Marinated Fish Roll

Kawari Konbu Maki

Preparation info

  • Difficulty

    Medium

  • Serves

    3–4

    .

Appears in

At Home with Japanese Cooking

At Home with Japanese Cooking

By Elizabeth Andoh

Published 1986

  • About

Use flounder, fluke, sole, sea or striped bass to make this unusually attractive and delicious appetizer. Save some kelp from stock making (covered in plastic wrap it will keep in the refrigerator for 3–4 days) and the next time you’re in the fish market ask for a small piece of the freshest fillet they have. Make up a fish roll—it will keep quite nicely for 4–5 days—and slice off a few pieces at a time.

Ingredients

  • Dashi konbu (kelp for stock making); a piece 10–12 inches long and 3–4 inches wide when softened
  • 4–5 ounces very fresh fillet of fish
  • ½ teaspoon salt
  • About cups rice vinegar
  • Peel from ¼ lemon or small knob of fresh ginger (about the size of your thumbnail)
  • Soy sauce for dipping, optional

Method

If you have a broad piece of kelp left over from stock making, that is perfect. Place it in a pot with a quart of cold water. Bring the water to a boil rapidly, then remove the pot from the heat. Let the kelp sit in the broth until it is cool enough to handle. (Save this broth and use it in lieu of regular dashi stock in other recipes.) If you are using a dried piece of kelp, let it cook for 2 minutes before removing the pot from the heat.

Lay the fish fillet on a flat dish and lightly salt all surfaces. Put the fish aside for 10–15 minutes and you’ll notice a bit of liquid has accumulated. Pat this away gently with paper towels. Cut the fillet in half, lengthwise, slightly on the diagonal. Now lay the two pieces side by side in a small, shallow dish and pour in enough rice vinegar to cover the pieces entirely. Let the fish marinate for at least 30 minutes, but not more than 1 hour, at room temperature.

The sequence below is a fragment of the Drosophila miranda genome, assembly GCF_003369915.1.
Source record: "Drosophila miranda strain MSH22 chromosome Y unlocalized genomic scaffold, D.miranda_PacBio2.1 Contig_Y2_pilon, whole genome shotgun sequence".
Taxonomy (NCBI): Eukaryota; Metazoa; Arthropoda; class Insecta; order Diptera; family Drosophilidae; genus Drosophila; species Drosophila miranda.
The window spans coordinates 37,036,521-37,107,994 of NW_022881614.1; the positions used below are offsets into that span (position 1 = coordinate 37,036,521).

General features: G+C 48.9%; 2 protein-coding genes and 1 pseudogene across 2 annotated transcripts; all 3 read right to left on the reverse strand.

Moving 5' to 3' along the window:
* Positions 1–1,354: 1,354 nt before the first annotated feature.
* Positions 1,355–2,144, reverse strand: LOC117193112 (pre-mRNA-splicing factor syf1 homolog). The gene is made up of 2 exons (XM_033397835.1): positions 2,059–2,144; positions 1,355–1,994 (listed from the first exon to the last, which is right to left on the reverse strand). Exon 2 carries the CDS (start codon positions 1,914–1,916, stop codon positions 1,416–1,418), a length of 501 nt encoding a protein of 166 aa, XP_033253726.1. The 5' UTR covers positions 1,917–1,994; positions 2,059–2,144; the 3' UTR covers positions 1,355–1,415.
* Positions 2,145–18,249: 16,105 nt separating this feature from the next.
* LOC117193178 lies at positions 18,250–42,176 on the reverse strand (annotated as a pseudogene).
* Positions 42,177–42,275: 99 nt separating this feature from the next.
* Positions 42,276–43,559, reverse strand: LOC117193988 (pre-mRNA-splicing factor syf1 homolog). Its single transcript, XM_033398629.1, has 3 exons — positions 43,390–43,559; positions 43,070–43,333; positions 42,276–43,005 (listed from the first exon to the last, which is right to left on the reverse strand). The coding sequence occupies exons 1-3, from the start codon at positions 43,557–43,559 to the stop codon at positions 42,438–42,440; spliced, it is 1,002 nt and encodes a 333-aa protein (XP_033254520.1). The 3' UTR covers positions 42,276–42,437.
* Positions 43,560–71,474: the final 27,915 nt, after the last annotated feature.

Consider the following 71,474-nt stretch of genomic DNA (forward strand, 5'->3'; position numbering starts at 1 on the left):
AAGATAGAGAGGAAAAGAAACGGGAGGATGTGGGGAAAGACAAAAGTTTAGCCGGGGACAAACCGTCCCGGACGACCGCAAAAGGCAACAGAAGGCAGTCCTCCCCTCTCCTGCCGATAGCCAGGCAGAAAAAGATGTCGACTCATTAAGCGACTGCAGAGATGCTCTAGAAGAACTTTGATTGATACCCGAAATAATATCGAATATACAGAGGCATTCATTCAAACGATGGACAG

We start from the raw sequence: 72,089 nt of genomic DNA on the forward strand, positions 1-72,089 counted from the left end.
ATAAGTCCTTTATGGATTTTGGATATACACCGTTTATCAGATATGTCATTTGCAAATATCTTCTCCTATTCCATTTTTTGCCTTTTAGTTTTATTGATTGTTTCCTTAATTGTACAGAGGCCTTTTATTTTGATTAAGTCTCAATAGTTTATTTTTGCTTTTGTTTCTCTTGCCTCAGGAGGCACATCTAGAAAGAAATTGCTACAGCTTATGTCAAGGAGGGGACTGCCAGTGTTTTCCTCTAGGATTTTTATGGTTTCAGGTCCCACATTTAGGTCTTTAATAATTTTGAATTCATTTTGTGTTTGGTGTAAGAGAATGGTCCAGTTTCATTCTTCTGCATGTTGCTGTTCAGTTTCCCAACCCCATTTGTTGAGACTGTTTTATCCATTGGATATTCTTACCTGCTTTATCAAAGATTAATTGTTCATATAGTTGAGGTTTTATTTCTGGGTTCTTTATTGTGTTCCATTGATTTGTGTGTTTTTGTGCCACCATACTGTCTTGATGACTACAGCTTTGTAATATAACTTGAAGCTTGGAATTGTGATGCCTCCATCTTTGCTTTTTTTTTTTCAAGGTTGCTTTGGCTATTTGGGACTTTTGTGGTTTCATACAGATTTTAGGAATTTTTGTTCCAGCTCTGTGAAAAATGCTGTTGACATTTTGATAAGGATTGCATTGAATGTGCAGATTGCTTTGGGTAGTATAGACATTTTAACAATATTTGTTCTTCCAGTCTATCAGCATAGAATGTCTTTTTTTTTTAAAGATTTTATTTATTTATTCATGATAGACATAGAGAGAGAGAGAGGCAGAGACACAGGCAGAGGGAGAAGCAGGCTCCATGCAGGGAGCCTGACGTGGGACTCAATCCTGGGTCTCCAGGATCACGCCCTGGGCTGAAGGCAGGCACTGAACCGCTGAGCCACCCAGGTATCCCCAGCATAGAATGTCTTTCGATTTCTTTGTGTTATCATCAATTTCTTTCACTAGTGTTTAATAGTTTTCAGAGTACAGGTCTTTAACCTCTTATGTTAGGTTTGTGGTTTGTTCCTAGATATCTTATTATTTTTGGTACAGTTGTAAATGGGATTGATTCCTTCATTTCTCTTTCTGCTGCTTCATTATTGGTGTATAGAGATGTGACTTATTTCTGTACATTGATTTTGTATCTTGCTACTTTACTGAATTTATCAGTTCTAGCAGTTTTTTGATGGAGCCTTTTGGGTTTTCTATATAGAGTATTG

In the meantime, cut the lemon peel into the thinnest possible slivers. Or peel the ginger and slice it as thin as you can. Pile these slices up, then cut them into very thin threads.

Lift the fish from the rice vinegar, reserving the vinegar for later. Place the fish on a cutting board and, using the sharpest knife you have, cut very thin slices on the diagonal. The outer surfaces of the fish will have already turned opaque from contact with the vinegar; the inner surfaces may still be translucent. Move the slices to a corner of your board and wipe your cutting surface dry before laying down the broad ribbon of kelp. Now arrange the slices of fish on the kelp, leaving a ½-inch border (1). Scatter lemon peel or ginger threads over the fish. Roll the kelp and fish tightly (2) and tie up the roll securely at both ends with string (3). You may find the rolling a bit difficult the first time because of the slippery nature of the kelp. You can always dismantle the roll, wipe the kelp with toweling, and start again. You’ll get the knack of it after one or two tries, I’m sure. Cut the roll in half if necessary to fit it into a wide-mouthed glass or ceramic container just large enough to accommodate the roll or rolls with 1 inch of head space. Pour the reserved rice vinegar over and add more if necessary to cover the roll or rolls completely. Cover your container and marinate for at least 3 hours at room temperature or 8 hours in the refrigerator.

Just before serving, lift the roll or rolls from the marinade. Insert decorative toothpicks evenly spaced about inch apart along the roll. Now remove the string. With a very sharp knife, slice between the toothpicks to make bite-size pieces. Serve the rolls chilled or at room temperature, with soy sauce for dipping, if you wish.